January 4, 2011 by Joyce Richman · Comments Off
Don’t get me started on my telephone service. I’ve already blown too much time trying to report a telephone number that is out of order.
It started last night when I received voice mail from an out of state client requesting an urgent consult. He asked that I return his call as soon as possible. I began the quest as soon as I received his message.
His line rang busy. It continued busy into the evening. I tried his line again this morning, and to my frustration, the busy signal continued. Aha. I realized it was probably out of order, that I would report it, and get on with my life.
That wasn’t going to happen.
Remember how easy it used to be? Before they took away all the humans and replaced them with technology. I won’t bore you with the details. Suffice it to say, there is no “press” anything for reporting a phone line problem when it isn’t your own and it is out of town. And I did manage to talk to telephone humans. But they have no telephones.
“I don’t have a phone. I can’t report your problem.”
They can’t report problems. They give you numbers to call. Those numbers are connected to recordings that signal options that I don’t need.
Welcome to the high tech version of, ”it’s not my job”.
“It’s not my job” is an attitude that turns into a behavior that turns customers against servers, from whatever the source.
You’ve all experienced those frustrations, and you know the ”I’m climbin’ over this counter and we’ll see whose job it is!!” feelings, You also know that your experiences are not limited to any one telephone service, airline, or drycleaners.
Thankfully, there’s a flip side to the story:
I recently had an minor accident that required medical attention. Rather than head to a local emergency department and miss my flight, I figured that if it got bad enough, I’d take care of it at my destination. By the time I reached my hotel, I realized that I needed to get some help. The hotel staffers were excellent and went the extra mile to be sure that I was properly tended to. Even after I sounded the “all clear” they continued to check to see how I was doing.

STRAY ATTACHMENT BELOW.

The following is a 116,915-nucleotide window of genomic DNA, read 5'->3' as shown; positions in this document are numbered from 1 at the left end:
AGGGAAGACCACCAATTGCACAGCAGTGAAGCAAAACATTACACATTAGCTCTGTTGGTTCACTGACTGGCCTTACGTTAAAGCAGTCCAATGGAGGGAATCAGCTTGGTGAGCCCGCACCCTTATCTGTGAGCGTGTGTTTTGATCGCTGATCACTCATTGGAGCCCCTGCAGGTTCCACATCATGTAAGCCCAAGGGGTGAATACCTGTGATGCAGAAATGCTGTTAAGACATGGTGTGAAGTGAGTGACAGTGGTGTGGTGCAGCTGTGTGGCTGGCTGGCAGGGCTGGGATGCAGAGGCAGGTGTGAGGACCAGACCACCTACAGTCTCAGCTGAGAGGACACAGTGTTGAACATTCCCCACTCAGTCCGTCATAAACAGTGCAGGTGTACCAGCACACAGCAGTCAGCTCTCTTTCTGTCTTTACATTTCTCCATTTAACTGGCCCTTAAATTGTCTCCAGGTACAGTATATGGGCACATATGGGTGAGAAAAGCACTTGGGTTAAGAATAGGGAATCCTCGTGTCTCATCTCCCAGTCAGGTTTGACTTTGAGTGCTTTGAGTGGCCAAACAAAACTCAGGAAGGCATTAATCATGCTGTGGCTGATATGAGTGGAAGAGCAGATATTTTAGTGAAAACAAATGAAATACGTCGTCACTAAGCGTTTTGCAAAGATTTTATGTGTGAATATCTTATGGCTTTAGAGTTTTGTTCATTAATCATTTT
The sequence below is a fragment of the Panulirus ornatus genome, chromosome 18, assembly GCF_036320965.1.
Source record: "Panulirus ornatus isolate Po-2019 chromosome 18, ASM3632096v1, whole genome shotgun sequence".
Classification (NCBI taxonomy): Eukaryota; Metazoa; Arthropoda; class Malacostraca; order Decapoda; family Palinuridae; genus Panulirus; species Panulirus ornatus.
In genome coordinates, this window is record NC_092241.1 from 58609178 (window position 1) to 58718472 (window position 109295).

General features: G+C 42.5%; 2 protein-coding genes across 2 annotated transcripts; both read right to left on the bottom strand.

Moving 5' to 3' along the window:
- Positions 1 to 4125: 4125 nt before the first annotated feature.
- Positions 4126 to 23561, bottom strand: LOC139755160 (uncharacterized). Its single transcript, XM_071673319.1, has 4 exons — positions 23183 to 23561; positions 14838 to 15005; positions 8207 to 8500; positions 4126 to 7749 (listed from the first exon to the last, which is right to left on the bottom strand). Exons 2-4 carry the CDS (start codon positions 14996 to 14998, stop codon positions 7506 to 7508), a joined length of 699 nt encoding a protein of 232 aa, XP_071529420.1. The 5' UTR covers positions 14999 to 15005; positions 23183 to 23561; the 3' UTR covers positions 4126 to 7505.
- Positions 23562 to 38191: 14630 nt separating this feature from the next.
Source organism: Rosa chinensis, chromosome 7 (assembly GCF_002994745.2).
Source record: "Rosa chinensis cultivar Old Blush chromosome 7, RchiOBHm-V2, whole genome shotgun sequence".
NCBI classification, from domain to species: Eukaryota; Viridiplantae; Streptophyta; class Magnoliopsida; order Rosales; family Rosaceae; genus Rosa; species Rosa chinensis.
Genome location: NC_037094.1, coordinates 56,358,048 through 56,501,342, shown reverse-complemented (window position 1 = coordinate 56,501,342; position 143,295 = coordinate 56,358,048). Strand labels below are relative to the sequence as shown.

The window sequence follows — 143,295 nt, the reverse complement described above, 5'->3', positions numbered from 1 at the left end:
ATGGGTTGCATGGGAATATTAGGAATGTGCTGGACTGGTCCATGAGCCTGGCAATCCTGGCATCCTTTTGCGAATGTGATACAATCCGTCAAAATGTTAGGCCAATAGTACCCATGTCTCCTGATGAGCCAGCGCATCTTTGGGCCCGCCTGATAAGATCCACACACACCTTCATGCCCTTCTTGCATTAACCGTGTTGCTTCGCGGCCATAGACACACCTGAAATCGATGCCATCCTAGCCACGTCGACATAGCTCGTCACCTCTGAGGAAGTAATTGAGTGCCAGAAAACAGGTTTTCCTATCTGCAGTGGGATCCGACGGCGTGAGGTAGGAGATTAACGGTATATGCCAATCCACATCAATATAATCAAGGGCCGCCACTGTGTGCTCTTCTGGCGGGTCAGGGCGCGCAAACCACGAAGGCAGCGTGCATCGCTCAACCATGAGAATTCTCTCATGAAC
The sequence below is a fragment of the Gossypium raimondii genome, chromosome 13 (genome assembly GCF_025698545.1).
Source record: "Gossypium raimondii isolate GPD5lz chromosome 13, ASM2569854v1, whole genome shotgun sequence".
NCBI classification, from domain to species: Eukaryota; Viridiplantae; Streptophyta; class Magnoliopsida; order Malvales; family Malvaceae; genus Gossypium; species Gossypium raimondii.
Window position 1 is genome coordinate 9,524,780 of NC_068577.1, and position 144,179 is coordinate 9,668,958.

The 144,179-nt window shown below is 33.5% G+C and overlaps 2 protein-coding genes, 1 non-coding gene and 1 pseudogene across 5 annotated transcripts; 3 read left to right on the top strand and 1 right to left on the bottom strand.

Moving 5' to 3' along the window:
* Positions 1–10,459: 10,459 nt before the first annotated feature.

I was so impressed with the hotel’s manner of service, that I spoke with the front desk manager and asked what she thought contributed to that outcome. This is what she said:
“I hire people who genuinely want to be here and want to work with the public. Although I look for individuals who are good with the details and getting the job done, our reason for being is to serve those who choose to stay here. We realize that it’s about choice. Demonstrating that we care about serving them, in an efficient, effective, and caring way, is what we’re all about.”
She went on to describe the ways that managers and supervisors are supportive of their staff and reinforce a “winning spirit” throughout their organization.
I wrote to the president of the hotel chain, praising what this young woman had been able to achieve at their hotel.
Fast forward. Another hotel. Another city. Another accident. Not mine, not terribly serious, but to my colleague, it was and it needed attention. He put in a call to the hotel operator. The operator suggested the concierge. The concierge was on break and the call rolled over to the front desk. The front desk had people to check out and she tossed the call to housekeeping. Housekeeping suggested maintenance and maintenance laughed out loud.
No one had a clue how to help nor demonstrated a desire to get any.
“I can’t help you. Good-bye”.
“I don’t know where you should go, call someone else.”
“No one can help at this extension. Call back this afternoon.”
In the former hotel, every staff person that I met was cheerful, helpful, and efficient. The employees in the latter hotel appeared neutral at best, rude at worst, and when they lost our stored luggage, inefficient, too.
I don’t know what isn’t working at that hotel, but whatever it is, it needs fixing. Is anything broken where you work? If so, it probably shows, to more people than you want knowing about it.
Employees should want to be where they work, or they should leave. They should be hired to do what they do best, in an environment that supports success.
Employees deserve feedback that is instructive, helpful, and timely. They should receive it from those who practice the way that it ought to be. Employees should realize that no one is obligated to spend their disposable time or money where it benefits them least. And if no one buys a ticket, no one gets paid.
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Yes! You may use this article by Executive and Career Coach, Joyce Richman, in your blog, article in your blog, newsletter or website as long as you include the following bio box:
Joyce Richman (www.richmanresources.com) has been specializing in executive and career coaching since she started her own practice in 1982. She works in a variety of environments including: higher education, manufacturing, sales, marketing, media, technology, pharmaceuticals, medicine, banking and finance, service, IT, and non-profit sectors. A member of the adjunct faculty at the Center for Creative Leadership, Joyce is certified to administer a number of feedback and psychological instruments. Joyce is a weekly guest on WFMY-TV and the career columnist for The Greensboro News & Record. She is the author of Roads, Routes and Ruts: A Guidebook to Career Success and co-author of Getting Your Kid Out of the House and Into a Job. A popular speaker, Richman conducts seminars and workshops throughout the United States, Canada and Europe. Her coaching profile can be found at TheCoachingAssociation.com.